Are Your Fashion Choices Contributing to Back Pain?

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Back pain is the most common type of chronic pain, both in the United States and around the world. According to the American Chiropractic Association, half of all working adults in the US report experiencing back pain at least once a year. A whopping 80% of people will experience back pain at some point in their lives.

How can we make sense of those numbers? Perhaps the most important thing to do is to understand the small decisions you make every day that may cause or contribute to back pain. For some people – and for women in particular – the issue may begin when they decide what to wear in the morning.

High Heels and Back Pain

The first fashion culprit when it comes to back pain probably won’t surprise you. Wearing high heels might make your legs look great, but it’s not doing your spine any favors. High heels force your feet into an unnatural position by pushing your toes down and to the front. Elevating your heels applies pressure to the ball of your foot, which can be painful. The balls of your feet aren’t meant to support your body weight over an entire day.

Wearing high heels can cause bunions, a painful condition that pushes the bone on the side of your big toe out while pushing your toes together. It also shortens your calf muscles. That’s a problem because it changes your gait, causing your back to arch and requiring you to use your back muscles to remain upright.

The bottom line is that high heels put pressure on your toes, back, and even your neck and shoulders. A better alternative if you want some added height is to wear platform shoes with no more than two-inch heel in the back.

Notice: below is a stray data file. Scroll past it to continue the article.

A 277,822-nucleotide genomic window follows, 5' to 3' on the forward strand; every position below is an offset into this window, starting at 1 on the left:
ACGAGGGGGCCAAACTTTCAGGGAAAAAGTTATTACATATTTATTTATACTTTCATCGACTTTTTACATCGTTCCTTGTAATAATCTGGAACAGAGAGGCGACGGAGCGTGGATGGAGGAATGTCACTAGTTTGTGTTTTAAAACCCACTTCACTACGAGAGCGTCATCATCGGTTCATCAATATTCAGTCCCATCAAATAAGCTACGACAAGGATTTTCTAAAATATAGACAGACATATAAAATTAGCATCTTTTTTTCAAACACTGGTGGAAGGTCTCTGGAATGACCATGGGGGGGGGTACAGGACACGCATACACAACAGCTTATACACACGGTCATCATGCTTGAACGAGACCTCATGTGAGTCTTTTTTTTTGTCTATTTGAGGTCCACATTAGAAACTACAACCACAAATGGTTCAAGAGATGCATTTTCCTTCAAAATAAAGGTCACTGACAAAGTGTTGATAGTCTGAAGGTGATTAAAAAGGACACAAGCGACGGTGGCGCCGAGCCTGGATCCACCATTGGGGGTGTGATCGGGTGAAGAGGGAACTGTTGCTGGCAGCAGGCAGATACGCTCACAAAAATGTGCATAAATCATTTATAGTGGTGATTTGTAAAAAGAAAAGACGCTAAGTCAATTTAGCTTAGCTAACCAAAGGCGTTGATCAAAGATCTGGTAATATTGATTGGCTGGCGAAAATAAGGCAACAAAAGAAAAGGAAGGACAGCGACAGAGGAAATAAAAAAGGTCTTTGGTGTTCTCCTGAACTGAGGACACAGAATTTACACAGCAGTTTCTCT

Backless Shoes and Back Pain

Mules, or backless shoes, are always popular – but wearing them may be putting too much strain on your back. There are several reasons that wearing them might not be a good idea:

  • They do not provide good arch support
  • They don’t always stay on your feet
  • They can tighten the arch of your foot and alter your gait
  • Altering your foot position and gait can impact your spine

Does that mean you should never wear mules? No, but it does mean that you should choose your mules with care and wear them only when you don’t have a lot of walking to do. One of the best ways to test a mule is to put it on and then shake your foot. If the shoe stays on your foot, you probably won’t need to scrunch your toes while you walk.

You should also try walking in mules before you buy them. If you find that you can’t walk with your natural, long stride, then look for another pair.

Handbags and Back Pain

Carrying a handbag or purse is second nature to most women, but it turns out that even carrying a small bag can strain your back, neck, and shoulders.

The obvious culprit is weight. If you’re carrying an oversized handbag, laptop bag, or purse, the weight can pull down on your shoulder, putting strain on both your spine and your neck. You can minimize the risk of developing back pain by lightening your load. For example, you might downsize your purse or try leaving certain items at home or in the office instead of carrying them back and forth every day.

Even a small bag can be problematic. If you’ve ever found yourself hunching your shoulder to keep your bag’s strap from slipping off, you might be putting unnecessary strain on your shoulder, neck, and back. As an alternative, you might try a small backpack or cross-body bag.

Cell Phones and Back Pain

Finally, you may want to rethink the way you use your cell phone. While it’s not really a fashion accessory in the same way shoes and handbags are, few of us leave home without a cell phone.

The problem is in how we hold our phones. If you’re holding your phone in your hand and bending your neck to look at it, you’re putting pressure on your cervical spine. Over time, this can lead to a condition called “text neck.”

The solution? Hold your phone in one hand, rest your elbow against your abdomen, and hold your phone up and in front of you, so you can see it without bending your neck. That way, your spine can remain in proper alignment while you check your texts.

Conclusion

If you want to prevent back pain, start with your wardrobe. Replacing high heels with platforms, minimizing the time you spend wearing backless shoes, choosing the right handbag, and changing the way you hold your cell phone will ensure that your back stays in proper alignment throughout the day.

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